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Saturday, Apr. 30, 2016

Robert Pollard still churning out the tunes

Thursday, January 13, 2011

(Photo)
Robert Pollard's release of "Space City Kicks" drops Jan. 18 by Guided by Voices Inc.
As a writer (albeit of a different sort) I appreciate how liberating it must feel to be Robert Pollard. Indie rock's master of prolificacy seems to have no song ideas that he doesn't write and eventually record. The 53-year-old has well over 1,300 songs registered to his name with BMI.

All of this is a long way of saying Pollard writes a lot of songs.

Pollard's apparently limited editing process makes any new album -- whether it be solo, with Guided By Voices, with Boston Spaceships, or under a pseudonym -- an adventure. The song styles will be all over the board, from jarring noise experiments to fairly polished pop rock ballads.

Who else but Pollard could release a 28-track album with no song topping the 3-minute mark and it not seem the least bit surprising? GBV did it with 1995's "Alien Lanes," and it's among Pollard's best work.

So it's no surprise that Pollard's "Space City Kicks," due out Jan. 18 on Guided By Voices Inc., is the usual mix of gems and rocks.

In this case, like the best of the Pollard/GBV catalogue, the diamonds are good enough to make you overlook the coal.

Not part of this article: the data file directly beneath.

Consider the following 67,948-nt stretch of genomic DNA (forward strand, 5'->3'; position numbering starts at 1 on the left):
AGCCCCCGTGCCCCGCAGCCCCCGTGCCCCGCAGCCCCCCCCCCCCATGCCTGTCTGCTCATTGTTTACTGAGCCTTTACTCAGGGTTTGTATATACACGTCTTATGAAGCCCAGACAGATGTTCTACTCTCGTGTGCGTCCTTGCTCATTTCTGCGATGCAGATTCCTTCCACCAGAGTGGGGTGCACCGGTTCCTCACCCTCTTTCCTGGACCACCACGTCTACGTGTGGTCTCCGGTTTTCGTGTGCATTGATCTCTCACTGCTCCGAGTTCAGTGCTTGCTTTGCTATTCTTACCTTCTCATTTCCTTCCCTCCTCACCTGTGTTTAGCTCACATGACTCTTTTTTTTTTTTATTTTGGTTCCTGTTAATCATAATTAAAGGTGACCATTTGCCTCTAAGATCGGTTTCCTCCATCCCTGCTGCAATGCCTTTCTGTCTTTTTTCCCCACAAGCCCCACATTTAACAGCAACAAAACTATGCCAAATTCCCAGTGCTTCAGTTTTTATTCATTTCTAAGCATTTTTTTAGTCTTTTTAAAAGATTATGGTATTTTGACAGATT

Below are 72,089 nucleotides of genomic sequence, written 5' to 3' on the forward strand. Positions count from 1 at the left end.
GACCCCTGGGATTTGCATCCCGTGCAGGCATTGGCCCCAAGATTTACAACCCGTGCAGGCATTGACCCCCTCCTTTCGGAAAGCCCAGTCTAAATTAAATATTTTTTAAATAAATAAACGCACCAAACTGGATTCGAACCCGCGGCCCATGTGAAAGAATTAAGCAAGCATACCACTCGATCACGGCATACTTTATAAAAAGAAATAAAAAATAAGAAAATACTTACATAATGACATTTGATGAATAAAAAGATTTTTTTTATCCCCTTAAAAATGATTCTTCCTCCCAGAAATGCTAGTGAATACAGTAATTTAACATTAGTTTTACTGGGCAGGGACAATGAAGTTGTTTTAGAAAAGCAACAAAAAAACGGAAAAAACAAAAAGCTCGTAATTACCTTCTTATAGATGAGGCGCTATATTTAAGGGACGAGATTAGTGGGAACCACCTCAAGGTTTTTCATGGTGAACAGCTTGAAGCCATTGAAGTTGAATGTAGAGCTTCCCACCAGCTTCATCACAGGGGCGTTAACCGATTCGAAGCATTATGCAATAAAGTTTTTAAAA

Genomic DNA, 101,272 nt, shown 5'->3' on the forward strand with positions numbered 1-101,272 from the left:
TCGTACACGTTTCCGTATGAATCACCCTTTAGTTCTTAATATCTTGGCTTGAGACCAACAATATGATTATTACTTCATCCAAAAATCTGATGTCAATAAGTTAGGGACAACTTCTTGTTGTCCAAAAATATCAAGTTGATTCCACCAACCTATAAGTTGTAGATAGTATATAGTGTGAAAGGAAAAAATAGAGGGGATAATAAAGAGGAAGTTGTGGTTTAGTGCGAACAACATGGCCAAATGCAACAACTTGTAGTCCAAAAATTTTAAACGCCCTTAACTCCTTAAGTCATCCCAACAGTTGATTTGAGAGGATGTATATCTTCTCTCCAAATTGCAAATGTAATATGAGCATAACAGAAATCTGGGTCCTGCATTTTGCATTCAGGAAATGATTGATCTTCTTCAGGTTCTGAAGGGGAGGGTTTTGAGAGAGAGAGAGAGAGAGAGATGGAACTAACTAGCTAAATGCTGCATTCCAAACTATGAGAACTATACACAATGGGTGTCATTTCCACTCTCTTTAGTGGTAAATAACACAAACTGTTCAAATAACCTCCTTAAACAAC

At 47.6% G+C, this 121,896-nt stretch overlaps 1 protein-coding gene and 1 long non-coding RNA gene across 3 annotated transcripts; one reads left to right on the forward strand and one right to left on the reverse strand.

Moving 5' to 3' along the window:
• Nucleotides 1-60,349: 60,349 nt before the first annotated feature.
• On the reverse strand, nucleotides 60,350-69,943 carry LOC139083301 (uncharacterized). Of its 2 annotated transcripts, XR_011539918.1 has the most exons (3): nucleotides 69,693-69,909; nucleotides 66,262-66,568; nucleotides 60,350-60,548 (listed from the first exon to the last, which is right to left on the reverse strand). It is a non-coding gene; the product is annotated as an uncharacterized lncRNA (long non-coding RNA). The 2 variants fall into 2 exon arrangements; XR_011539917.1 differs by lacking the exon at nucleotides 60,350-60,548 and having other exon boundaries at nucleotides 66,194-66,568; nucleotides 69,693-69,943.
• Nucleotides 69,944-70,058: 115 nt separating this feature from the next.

Chief among the diamonds is "I Wanna Be Your Man in the Moon." While the title of the song sounds like it could come out of a 1950s pop number, it's actually a catchy piece of Pollard rock that stands up to his best days in GBV.

"Touch Me In the Right Place at the Right Time" also shows Pollard's penchant for long titles. It's also another example of what a good songwriter he remains.

While Pollard can make some weird songs with obscure meanings, he is also a master of writing the things most good pop songs are about -- love and sex.

"Something Strawberry" is a delightfully cheerful. "One More Touch" and "Blowing Like a Sunspot" are good tracks that come as close to balladry as Pollard gets.

The title track is just plain loud with some outstanding crunchy guitar.

Of course, there are the oddities like "Picture a Star" and "Children Ships," but Pollard fans know you just take the good with the strange.

We live in the age of the iPod, so it's really not much of an issue.

I am perhaps most intrigued by the opening track "Mr. Fantastic Must Die!" Although only a 1:28 oddity, I'm curious if Pollard really has a problem with the Fantastic Four's stretchy brainiac of a leader or just likes the sound of the title.

Either way, the track sets the tone for the album. You know you're in for a fast-paced, sometimes strange, ultimately entertaining ride.

My spin: B-

Pollard projects rarely have the consistency to be considered great. They also have enough high quality songs to make them worth a listen.

While this may seem an album only worthy of a handful of downloads, that takes away half the fun for those who enjoy his work. The fun is to get the album, see how many tracks he's wedged in it this time (It's 18.) and then figure out which ones really belong on your latest playlist and which ones can stay on the shelf.